As the Internet of Things (IoT) finally becomes a reality, there’s a danger that the hype is obscuring the value to be gained from this new source of data. The key point is that connecting things and collecting data isn’t the source of value—value is created only when the data is used to generate insights that deliver business outcomes.
Gartner predicts there will be 25 billion connected things by 2020, but it’s important not to be distracted by the possibilities of powerful sensors and technologies. Instead, like with any digital strategy, alignment with corporate objectives is a critical first step in developing a strategy for IoT. One example is the connected fitting room developed by Avanade for an international retailer. The solution is a response to the fact that customers going into fitting rooms are 71 percent more likely to buy than those just browsing. By fitting garments with sensors linked into the CRM system, it’s possible to enhance the ongoing customer experience and generate additional sales based on their behaviours.
Key success factors for a successful Internet of Things strategy include access to large amounts of data from across the enterprise, plus scalable processing power backed up by sophisticated and robust analytics. The cloud provides both, making it one of the key enablers for turning the data derived from connected objects into actionable business insights. For example, Avanade developed a remote monitoring system for an equipment manufacturer that provides real-time visibility of equipment, enabling preventative maintenance and thus greater uptime and reduced costs. Another mining client is harnessing its data to generate 15,000 engineering decisions an hour.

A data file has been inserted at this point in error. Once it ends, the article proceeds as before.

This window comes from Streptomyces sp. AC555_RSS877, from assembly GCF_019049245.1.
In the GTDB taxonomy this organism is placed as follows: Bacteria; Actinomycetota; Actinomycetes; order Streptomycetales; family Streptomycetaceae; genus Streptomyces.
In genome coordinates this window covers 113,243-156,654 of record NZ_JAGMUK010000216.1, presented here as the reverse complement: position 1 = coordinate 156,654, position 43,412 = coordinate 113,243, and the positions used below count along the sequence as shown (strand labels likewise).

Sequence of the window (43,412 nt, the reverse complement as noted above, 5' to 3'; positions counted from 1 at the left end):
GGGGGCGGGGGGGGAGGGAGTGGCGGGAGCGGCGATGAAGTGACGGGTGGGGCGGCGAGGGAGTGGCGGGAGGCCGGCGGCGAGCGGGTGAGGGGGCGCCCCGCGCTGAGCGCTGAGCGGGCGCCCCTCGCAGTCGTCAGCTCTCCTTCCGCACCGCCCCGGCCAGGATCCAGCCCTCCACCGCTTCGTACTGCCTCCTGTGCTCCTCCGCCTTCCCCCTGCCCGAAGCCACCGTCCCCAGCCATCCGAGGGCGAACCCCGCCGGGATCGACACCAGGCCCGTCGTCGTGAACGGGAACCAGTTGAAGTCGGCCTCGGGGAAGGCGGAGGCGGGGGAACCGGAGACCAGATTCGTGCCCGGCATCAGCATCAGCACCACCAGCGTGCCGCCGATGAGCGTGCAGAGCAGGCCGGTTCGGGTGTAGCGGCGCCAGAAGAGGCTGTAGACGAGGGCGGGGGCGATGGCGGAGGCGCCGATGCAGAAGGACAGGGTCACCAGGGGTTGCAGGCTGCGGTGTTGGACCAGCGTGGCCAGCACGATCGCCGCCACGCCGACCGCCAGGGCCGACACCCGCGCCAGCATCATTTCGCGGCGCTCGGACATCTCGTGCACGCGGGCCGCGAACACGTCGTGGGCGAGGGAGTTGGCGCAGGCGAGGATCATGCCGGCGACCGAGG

So how does a company go about developing an Internet of Things strategy that will deliver a return on investment? Avanade’s experience working with clients around the world is that an IoT strategy needs to be part of a wider digital strategy. In turn, this digital strategy needs to be aligned with business goals, and be sponsored by the top executives. It cannot be the preserve of one member of the C-suite, but must be “owned” by all the corporate leaders.
It is essential to see the Internet of Things as an ecosystem that comprises technology, data, processes, insights, actions, and people. The glue that brings this ecosystem together is collaboration, so an Internet of Things strategy must be integrated with a collaboration strategy to ensure that insights derived from all the data produced by IoT devices are delivered to the right individual (employee or customer), at the right time, via the right channel.
The final piece of the puzzle when it comes to developing a successful IoT strategy is to ensure the right skills are available to execute on it. The Internet of Things demands a diverse set of skills, some of which may be scarce —where would you find a drone pilot?—and in high-demand. It’s also important to recognise that the workforce is no longer only human; robots and cloud-based analytics and automation (machine learning) should also be factored into the strategy. In addition, the strategy should map to the company’s technology infrastructure and strategy, covering operational technologies (such as manufacturing systems, SCADA and so on), information systems, and emerging technologies like wearables, video analytics, and the like.
Of course, this approach can be used not only to improve operations but to create new opportunities altogether—again, only if the starting point is a solid business case rather than what is technically possible.
By Lourens Swanepoel, Chief Technology and Innovation Officer, Avanade South Africa